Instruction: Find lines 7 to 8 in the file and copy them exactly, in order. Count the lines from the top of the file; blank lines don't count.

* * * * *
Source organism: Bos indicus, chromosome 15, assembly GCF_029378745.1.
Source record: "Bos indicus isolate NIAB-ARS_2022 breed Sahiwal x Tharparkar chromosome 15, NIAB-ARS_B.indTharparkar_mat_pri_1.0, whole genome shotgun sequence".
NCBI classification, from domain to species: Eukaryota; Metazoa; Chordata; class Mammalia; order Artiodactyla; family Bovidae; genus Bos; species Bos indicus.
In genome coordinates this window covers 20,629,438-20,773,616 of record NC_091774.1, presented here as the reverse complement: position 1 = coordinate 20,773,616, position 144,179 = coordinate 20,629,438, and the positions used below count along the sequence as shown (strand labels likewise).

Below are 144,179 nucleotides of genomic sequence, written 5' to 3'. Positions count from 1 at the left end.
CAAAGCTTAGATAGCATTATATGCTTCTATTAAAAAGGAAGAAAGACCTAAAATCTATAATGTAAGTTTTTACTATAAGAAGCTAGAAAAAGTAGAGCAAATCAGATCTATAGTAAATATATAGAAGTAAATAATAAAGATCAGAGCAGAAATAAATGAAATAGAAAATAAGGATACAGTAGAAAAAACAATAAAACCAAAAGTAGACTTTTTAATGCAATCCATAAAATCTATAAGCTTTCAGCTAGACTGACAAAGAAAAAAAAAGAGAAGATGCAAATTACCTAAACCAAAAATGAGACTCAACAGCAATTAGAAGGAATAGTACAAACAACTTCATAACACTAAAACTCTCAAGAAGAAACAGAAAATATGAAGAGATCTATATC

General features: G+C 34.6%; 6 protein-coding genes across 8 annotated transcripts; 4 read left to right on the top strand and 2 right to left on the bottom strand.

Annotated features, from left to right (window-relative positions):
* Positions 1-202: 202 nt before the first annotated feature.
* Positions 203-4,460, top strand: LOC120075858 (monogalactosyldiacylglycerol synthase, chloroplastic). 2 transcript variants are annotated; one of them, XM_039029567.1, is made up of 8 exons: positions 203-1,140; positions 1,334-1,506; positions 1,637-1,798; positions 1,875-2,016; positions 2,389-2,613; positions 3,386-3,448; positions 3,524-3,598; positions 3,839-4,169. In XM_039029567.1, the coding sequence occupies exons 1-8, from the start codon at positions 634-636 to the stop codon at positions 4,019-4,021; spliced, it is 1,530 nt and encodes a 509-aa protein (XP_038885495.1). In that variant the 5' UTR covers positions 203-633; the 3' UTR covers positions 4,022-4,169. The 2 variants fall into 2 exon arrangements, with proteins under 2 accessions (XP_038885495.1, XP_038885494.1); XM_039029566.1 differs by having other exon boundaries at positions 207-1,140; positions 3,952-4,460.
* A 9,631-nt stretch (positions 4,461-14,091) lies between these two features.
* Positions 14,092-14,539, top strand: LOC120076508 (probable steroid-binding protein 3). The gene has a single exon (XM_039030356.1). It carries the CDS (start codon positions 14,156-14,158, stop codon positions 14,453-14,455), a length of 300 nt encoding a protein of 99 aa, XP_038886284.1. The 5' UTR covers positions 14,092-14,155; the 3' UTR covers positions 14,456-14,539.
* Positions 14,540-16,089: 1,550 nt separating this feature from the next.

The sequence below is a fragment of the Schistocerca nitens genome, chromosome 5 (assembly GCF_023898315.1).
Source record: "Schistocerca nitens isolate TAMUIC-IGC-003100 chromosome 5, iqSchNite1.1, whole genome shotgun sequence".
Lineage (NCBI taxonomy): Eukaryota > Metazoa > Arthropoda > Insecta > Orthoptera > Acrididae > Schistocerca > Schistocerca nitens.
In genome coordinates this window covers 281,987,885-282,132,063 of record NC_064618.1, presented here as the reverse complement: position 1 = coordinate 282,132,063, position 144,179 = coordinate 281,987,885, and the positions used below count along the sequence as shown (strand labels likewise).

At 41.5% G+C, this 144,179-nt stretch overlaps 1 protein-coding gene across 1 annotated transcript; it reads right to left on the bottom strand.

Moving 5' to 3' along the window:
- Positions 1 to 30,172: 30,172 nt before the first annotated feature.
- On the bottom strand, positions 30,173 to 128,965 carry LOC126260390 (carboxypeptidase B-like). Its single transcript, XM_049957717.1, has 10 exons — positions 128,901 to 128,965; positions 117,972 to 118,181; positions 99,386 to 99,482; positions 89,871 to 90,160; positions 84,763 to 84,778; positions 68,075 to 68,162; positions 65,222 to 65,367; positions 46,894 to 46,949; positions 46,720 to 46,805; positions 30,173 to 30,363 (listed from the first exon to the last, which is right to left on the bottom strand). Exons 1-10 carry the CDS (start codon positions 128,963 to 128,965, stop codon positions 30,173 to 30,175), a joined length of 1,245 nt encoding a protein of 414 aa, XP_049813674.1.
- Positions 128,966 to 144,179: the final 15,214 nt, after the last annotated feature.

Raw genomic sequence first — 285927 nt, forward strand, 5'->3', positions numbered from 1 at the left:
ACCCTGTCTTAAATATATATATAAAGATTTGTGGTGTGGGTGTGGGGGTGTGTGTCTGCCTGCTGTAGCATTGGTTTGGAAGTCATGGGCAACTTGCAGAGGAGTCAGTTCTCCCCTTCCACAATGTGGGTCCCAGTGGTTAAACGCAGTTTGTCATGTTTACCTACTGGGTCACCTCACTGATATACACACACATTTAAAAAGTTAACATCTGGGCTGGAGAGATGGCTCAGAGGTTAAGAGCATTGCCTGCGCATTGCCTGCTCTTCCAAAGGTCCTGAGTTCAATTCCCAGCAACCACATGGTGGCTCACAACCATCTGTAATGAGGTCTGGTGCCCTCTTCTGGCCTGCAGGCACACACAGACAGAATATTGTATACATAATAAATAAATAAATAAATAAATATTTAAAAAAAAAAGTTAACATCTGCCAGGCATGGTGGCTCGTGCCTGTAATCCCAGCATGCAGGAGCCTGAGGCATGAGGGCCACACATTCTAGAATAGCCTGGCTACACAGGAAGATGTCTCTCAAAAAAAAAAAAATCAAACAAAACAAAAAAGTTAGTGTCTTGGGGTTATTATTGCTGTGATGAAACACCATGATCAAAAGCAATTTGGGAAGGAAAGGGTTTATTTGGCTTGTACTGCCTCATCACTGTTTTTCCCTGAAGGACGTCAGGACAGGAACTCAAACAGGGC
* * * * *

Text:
General features: G+C 34.6%; 6 protein-coding genes across 8 annotated transcripts; 4 read left to right on the top strand and 2 right to left on the bottom strand.

Annotated features, from left to right (window-relative positions):